Villagers gather to protest nuclear power plant in India

New Delhi (dpa) – Protests against a nuclear power plant in southern India intensified Thursday with villagers stopping more than 700 scientists from reaching the facility, news reports said.
Villagers located near the Kudankulum nuclear plant being built with Russian assistance in the southern state of Tamil Nadu want it scrapped out of concerns for their safety and livelihoods.
The villagers stepped up their agitation after a Japanese nuclear plant began leaking radiation when it was hit by an earthquake and tsunami in March. Like the Japan plant, the Kudankulam plant is on the coast in Tamil Nadu’s Thirunelveli district.
Large groups of villagers blocked all entry points to the plant Thursday, stopping about 700 scientists and at least 5,000 contract workers involved in the building of the facility, NDTV reported.
At least 100 villagers have been on hunger strike in front of the plant, NDTV said.
Fishermen in the area have also joined the protest, fearing that water released from the plant would affect marine life.
India’s federal government has said the highest safety measures would be maintained at the plant.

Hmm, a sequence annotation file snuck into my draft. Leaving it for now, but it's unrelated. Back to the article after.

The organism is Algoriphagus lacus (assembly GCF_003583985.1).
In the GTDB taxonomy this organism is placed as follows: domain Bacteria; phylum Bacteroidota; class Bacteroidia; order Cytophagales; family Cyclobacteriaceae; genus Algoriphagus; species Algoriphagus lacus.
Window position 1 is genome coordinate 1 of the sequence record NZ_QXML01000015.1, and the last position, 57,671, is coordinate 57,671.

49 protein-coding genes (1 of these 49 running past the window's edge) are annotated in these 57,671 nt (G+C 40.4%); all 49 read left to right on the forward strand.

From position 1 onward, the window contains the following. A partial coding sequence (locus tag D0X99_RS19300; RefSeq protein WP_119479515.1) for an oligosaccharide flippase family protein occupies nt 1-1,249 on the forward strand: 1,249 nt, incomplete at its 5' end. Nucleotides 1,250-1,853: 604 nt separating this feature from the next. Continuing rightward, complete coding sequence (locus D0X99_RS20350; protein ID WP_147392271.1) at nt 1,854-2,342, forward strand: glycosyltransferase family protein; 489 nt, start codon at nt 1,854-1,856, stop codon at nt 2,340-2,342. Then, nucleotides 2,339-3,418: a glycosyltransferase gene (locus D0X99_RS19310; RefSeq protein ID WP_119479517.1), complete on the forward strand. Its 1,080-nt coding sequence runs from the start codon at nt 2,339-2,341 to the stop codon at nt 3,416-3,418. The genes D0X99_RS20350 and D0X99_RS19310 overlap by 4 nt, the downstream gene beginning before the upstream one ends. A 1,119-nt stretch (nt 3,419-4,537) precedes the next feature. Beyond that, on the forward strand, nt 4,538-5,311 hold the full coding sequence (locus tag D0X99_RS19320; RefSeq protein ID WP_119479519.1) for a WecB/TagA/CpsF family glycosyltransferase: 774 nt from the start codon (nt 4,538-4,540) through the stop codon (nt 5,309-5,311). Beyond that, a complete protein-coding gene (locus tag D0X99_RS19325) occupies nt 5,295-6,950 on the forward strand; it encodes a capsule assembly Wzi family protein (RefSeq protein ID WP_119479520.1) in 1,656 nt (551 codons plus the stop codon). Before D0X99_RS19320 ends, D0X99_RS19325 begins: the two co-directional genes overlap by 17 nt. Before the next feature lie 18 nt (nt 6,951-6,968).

“The government fully shares the concerns of the people of the area and will take all steps to allay their fears,” Prime Minister Manmohan Singh wrote in a letter to Tamil Nadu Chief Minister Jayalalitha Wednesday.
Singh said a panel of safety experts would visit the area for discussions with the villagers.
Jayalalithaa had met Singh on the issue and asked the federal government to stop work on the plant until the villagers’ fears are allayed.
Two of the proposed six reactors at the plant were scheduled to become operational this year.
Energy-hungry India depends heavily on oil exports and has launched an ambitious nuclear power programme to meet part of its energy needs.
India has 20 nuclear reactors with a capacity to produce 4,780 megawatts of electricity but plans to build more reactors and take the capacity to 20,000 megawatts by 2020.
Author: Sunrita Sen